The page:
Thank you for inviting me here today.
This is a valuable opportunity to talk directly with you about government priorities in the skills and training portfolio, our immediate steps to tackle the most challenging skills and labour shortages to confront the country in decades, and next steps arising from the common ground achieved at the Jobs and Skills Summit.
Everyone in this room has an active role to play in addressing skills shortages and in building a stronger, more prosperous, and more secure Australia.
Yet if you’ve been reading the headlines lately, you can be forgiven for thinking that it is impossible to contribute ideas and find common ground anymore; that we have lost the ability to work our way through challenging issues, even when to do so is in the interests of the people we represent.
The Albanese Government is committed to governing differently.
There is no better example of how we can work differently together than the goodwill and collaboration that generated actions to address skills and labour shortages at last month’s Jobs and Skills Summit.
That doesn’t mean we agreed on everything. It does mean that those who attended genuinely listened to a wide range of perspectives on critical issues, and that the government listened.
Immediate actions were agreed at the Summit which I’ll touch upon, and other matters of great importance to the economy were acknowledged.
For example, Summit participants from all walks of life acknowledged that increasing women’s participation in the workforce is a critical economic issue, and it is a national priority. Removing barriers to work that women face such as lack of affordable childcare, provision of inclusive workplaces, and provision of flexible work and work hours by employers, will unlock a crucial labour source for the economy.
It was also acknowledged by Summit participants that we have vast untapped resources in other groups who have been shut out of the labour market, including workers with disabilities. It is high time for them to be given a better go.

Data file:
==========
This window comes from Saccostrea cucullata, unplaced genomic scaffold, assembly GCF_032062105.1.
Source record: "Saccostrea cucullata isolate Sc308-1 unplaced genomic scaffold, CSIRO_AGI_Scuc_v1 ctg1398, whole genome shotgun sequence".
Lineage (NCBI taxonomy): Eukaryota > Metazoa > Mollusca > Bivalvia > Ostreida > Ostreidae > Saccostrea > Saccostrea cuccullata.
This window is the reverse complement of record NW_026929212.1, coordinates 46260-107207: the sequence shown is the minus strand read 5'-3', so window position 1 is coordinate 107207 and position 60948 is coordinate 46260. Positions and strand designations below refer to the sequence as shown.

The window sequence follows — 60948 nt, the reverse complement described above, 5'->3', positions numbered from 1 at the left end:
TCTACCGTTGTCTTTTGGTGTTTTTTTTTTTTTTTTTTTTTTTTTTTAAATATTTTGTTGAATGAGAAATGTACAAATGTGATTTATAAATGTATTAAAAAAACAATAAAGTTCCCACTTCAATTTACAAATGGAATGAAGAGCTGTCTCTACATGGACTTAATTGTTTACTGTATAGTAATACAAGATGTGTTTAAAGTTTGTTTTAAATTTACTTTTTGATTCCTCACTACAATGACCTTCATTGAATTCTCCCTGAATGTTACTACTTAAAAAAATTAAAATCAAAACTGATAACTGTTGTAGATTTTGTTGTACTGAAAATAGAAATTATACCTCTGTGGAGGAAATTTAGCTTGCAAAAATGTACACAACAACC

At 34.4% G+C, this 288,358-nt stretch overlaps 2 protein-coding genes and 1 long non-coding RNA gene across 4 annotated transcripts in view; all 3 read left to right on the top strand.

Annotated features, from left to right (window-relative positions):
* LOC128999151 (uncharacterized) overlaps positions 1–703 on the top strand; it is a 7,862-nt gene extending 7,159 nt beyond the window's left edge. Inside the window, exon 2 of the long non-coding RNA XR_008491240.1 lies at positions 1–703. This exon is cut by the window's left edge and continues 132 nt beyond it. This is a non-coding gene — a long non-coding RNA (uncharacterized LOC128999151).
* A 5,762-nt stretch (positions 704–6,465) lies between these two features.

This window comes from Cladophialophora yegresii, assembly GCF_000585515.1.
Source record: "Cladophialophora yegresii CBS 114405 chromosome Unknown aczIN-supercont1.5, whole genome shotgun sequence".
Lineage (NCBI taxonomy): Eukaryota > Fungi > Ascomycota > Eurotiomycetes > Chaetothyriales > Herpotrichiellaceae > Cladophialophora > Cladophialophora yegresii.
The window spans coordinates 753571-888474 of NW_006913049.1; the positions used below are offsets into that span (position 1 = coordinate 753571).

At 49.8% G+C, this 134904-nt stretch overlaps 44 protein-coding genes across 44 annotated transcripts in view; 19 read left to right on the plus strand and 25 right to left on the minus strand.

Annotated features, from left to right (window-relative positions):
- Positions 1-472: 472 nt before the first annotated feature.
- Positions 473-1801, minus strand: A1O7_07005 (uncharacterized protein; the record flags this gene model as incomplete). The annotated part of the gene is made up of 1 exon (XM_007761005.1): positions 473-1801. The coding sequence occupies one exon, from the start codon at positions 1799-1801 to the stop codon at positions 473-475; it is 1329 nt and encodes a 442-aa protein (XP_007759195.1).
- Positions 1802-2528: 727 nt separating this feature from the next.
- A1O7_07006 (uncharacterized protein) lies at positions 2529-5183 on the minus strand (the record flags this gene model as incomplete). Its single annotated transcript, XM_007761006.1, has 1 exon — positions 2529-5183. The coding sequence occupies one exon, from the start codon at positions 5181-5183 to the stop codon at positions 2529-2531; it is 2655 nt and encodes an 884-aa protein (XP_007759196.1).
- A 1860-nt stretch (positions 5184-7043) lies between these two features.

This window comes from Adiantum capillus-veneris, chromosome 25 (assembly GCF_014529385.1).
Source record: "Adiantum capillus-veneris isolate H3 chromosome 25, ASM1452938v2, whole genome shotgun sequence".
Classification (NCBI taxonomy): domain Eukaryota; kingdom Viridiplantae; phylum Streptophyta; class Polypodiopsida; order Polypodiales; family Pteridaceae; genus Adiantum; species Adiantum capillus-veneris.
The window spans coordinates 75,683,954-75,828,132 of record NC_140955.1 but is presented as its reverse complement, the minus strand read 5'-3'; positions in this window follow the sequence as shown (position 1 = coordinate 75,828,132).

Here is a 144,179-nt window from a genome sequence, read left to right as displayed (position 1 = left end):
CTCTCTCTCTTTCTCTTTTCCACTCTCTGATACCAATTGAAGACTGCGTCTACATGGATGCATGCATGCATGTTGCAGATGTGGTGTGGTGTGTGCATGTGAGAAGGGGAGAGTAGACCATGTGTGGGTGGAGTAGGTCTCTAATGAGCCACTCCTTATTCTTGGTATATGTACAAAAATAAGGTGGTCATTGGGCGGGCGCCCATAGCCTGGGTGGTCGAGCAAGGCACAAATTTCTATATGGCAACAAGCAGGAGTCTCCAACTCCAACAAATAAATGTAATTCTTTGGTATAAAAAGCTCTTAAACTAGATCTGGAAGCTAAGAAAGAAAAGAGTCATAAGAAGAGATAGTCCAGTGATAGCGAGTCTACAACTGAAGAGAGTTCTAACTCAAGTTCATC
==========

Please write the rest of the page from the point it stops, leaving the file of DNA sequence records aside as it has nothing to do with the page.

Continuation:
It was also acknowledged that genuine collaboration is required to tackle the worst skills shortages that our country has experienced in decades.
The Government’s approach to collaboration is inclusive and tripartite - governments, employers and unions, coming together to find common ground, and workable solutions to the significant challenges that we face as a nation.
Fortunately, when it comes to skills and training, governments, employers and unions usually find we agree much more than we disagree.
In Skills and Training, I am committed to a tripartite approach in how we develop and implement policies, because it’s right thing to do, and it works.
For those in any doubt, I encourage you to take a look at the ‘Statement of Common Interests on Skills and Training’, released prior to the Jobs and Skills Summit by the ACTU, ACCI, the AiG and BCA.
Skills acquisition not only keeps Australians in secure, well-paid work; it ensures businesses like yours can be more productive, and not just survive but thrive.
This industry led statement provided a very significant contribution to the Summit and includes common themes on which the Government is now keenly focused. The ‘Statement of Common Interests’ provided the basis for several Summit outcomes on Skills and Training.
The Summit was a timely opportunity to focus on the tangible things we can do as a nation to ensure we have well rewarded and secure jobs for Australian workers, and workers with up-to-date skills needed by Australian businesses.
However, there are systemic issues we must tackle.
We must focus on re-building and making both TAFE and the wider vocational education sector stronger.